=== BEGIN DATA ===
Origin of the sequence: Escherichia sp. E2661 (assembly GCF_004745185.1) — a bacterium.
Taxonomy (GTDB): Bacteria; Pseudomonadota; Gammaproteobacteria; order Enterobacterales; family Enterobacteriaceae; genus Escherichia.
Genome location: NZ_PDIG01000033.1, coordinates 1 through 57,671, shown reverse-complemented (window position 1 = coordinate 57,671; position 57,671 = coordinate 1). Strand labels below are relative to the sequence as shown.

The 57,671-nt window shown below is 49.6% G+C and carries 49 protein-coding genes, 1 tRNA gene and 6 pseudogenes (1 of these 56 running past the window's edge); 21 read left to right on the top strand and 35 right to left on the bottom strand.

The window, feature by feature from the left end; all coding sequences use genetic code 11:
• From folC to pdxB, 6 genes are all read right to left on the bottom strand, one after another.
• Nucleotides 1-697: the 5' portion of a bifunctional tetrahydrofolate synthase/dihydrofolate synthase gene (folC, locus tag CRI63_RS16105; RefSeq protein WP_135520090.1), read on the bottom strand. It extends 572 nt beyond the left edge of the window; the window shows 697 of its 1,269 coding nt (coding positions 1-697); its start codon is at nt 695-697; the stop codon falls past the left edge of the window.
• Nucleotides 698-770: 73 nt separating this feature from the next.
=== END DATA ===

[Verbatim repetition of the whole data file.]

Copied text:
Origin of the sequence: Escherichia sp. E2661 (assembly GCF_004745185.1) — a bacterium.
Taxonomy (GTDB): Bacteria; Pseudomonadota; Gammaproteobacteria; order Enterobacterales; family Enterobacteriaceae; genus Escherichia.
Genome location: NZ_PDIG01000033.1, coordinates 1 through 57,671, shown reverse-complemented (window position 1 = coordinate 57,671; position 57,671 = coordinate 1). Strand labels below are relative to the sequence as shown.

The 57,671-nt window shown below is 49.6% G+C and carries 49 protein-coding genes, 1 tRNA gene and 6 pseudogenes (1 of these 56 running past the window's edge); 21 read left to right on the top strand and 35 right to left on the bottom strand.

The window, feature by feature from the left end; all coding sequences use genetic code 11:
• From folC to pdxB, 6 genes are all read right to left on the bottom strand, one after another.
• Nucleotides 1-697: the 5' portion of a bifunctional tetrahydrofolate synthase/dihydrofolate synthase gene (folC, locus tag CRI63_RS16105; RefSeq protein WP_135520090.1), read on the bottom strand. It extends 572 nt beyond the left edge of the window; the window shows 697 of its 1,269 coding nt (coding positions 1-697); its start codon is at nt 695-697; the stop codon falls past the left edge of the window.
• Nucleotides 698-770: 73 nt separating this feature from the next.